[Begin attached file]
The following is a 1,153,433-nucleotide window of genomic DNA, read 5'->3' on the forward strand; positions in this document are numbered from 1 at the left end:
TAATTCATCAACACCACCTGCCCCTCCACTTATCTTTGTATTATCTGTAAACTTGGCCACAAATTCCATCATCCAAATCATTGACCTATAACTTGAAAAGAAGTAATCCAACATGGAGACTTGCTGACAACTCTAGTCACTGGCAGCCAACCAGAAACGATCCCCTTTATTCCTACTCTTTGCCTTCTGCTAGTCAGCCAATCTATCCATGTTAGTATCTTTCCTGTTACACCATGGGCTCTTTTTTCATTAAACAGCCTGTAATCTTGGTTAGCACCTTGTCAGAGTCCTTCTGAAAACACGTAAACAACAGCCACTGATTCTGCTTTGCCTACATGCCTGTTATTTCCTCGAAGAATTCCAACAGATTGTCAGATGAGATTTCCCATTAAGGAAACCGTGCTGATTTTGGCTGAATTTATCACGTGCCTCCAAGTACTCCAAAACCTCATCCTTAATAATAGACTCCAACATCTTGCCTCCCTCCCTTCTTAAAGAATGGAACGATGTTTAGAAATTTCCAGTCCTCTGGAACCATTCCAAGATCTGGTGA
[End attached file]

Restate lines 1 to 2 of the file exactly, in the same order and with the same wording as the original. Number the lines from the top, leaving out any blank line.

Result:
The following is a 1,153,433-nucleotide window of genomic DNA, read 5'->3' on the forward strand; positions in this document are numbered from 1 at the left end:
TAATTCATCAACACCACCTGCCCCTCCACTTATCTTTGTATTATCTGTAAACTTGGCCACAAATTCCATCATCCAAATCATTGACCTATAACTTGAAAAGAAGTAATCCAACATGGAGACTTGCTGACAACTCTAGTCACTGGCAGCCAACCAGAAACGATCCCCTTTATTCCTACTCTTTGCCTTCTGCTAGTCAGCCAATCTATCCATGTTAGTATCTTTCCTGTTACACCATGGGCTCTTTTTTCATTAAACAGCCTGTAATCTTGGTTAGCACCTTGTCAGAGTCCTTCTGAAAACACGTAAACAACAGCCACTGATTCTGCTTTGCCTACATGCCTGTTATTTCCTCGAAGAATTCCAACAGATTGTCAGATGAGATTTCCCATTAAGGAAACCGTGCTGATTTTGGCTGAATTTATCACGTGCCTCCAAGTACTCCAAAACCTCATCCTTAATAATAGACTCCAACATCTTGCCTCCCTCCCTTCTTAAAGAATGGAACGATGTTTAGAAATTTCCAGTCCTCTGGAACCATTCCAAGATCTGGTGA